A plan to offer extra pay to teachers willing to work in high need schools — another of Gov. Mike Pence’s education legislative priorities — appears headed to a summer study committee, not into law.

House Bill 264 was designed to make highly rated teachers who change jobs to teach at D- or F-rated traditional public schools or charter schools eligible for extra pay. But in today’s House Education Committee meeting, Rep. Todd Huston, R-Fishers, said that bill would not move forward. It had passed the Senate 34-14 and was awaiting a vote of the full House.

Instead, Huston offered an amendment to Senate Bill 284, which deals with the deadlines by which a teacher is bound by a contract, to add the teacher choice program to other education ideas that will be studied this summer.

It was another setback for Pence’s education agenda. His top education priority — creating a state-paid preschool pilot program — was routed toward a summer study committee last week. On Monday, an effort to amend the preschool bill, House Bill 1004, to revive the pilot program was turned backed. That bill could be voted on by the full Senate this week.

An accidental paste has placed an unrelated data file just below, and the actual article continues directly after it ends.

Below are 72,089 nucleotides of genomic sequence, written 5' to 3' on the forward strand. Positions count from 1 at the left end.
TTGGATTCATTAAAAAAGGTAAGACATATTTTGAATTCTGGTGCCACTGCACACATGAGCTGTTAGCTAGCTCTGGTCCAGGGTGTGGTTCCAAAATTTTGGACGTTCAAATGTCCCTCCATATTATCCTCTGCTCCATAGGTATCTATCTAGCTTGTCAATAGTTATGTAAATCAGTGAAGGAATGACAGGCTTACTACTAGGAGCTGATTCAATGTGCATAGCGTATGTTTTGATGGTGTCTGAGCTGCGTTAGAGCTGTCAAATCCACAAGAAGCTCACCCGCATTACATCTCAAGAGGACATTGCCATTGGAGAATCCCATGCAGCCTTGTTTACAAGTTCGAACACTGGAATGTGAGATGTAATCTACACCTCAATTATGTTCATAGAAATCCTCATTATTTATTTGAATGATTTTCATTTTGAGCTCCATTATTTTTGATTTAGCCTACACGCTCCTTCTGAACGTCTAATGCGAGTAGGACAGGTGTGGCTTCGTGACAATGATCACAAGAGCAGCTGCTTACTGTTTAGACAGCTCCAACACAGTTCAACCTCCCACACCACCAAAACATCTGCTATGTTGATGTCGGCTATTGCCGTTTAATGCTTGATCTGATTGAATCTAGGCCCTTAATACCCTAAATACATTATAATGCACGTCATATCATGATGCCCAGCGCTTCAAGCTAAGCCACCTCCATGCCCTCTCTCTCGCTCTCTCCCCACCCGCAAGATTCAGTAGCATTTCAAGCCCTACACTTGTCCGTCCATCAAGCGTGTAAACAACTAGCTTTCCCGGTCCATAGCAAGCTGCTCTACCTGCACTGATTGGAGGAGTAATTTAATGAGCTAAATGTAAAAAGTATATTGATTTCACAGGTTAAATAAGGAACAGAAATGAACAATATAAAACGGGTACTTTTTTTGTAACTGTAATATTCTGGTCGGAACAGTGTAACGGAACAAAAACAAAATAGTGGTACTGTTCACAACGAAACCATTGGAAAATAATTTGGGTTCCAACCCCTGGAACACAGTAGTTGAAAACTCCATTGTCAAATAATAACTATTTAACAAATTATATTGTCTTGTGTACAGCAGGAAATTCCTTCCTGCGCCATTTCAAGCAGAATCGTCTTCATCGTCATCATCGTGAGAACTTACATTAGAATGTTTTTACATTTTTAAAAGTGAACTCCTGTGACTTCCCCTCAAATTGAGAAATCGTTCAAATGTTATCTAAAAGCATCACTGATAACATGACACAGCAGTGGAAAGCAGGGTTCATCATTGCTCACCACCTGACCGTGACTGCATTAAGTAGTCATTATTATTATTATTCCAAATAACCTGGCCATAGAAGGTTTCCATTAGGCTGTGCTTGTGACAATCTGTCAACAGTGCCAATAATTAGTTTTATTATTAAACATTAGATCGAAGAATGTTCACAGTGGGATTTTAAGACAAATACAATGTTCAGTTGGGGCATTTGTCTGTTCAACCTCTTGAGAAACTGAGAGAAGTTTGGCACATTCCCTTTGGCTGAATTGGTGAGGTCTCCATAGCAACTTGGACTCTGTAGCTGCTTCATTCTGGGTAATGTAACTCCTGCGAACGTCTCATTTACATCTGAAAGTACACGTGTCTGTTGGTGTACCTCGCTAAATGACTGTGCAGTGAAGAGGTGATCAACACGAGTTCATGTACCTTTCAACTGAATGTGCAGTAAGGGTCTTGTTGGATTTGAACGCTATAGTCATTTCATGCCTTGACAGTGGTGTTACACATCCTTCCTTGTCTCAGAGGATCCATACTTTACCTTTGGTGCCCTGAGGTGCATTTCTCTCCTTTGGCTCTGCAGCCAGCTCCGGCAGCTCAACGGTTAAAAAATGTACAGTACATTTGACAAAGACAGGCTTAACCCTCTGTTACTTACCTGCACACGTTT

The “teacher choice” proposal was designed to provide an incentive for teachers to take jobs at low-scoring public or charter schools. As an incentive, Pence proposed that the state offer additional pay to supplement teachers’ salaries at their new schools.

The program would have particularly helped charter schools, which typically pay far less than traditional public schools. For example, in 2012 the average salary of an Indianapolis Public Schools classroom teacher was $53,910. The average pay for a charter school classroom teacher in the city, meanwhile, was $39,055. The lowest-paying charter school that year paid $20,900 less than IPS on average.

As with preschool, the concern about the bill was its potential long term cost. To address that issue, the bill was crafted only to create the framework of the program, but leave up to the legislature the amount of funding to commit to the program during the 2015 budget-making process. The preschool bill was similarly designed to limit costs before 2015, but in both cases that approach did not persuade enough lawmakers to approve the bills without changes.

Pence’s plan would have covered a portion of that difference in salary for a teacher who changed schools during a transition period, after which it would have been up to the school to determine if it should keep the salary at the higher level.

Pence’s education advisers said they hoped the program would create an effective incentive, especially for teachers who are motivated more by a mission to serve needy children than by money.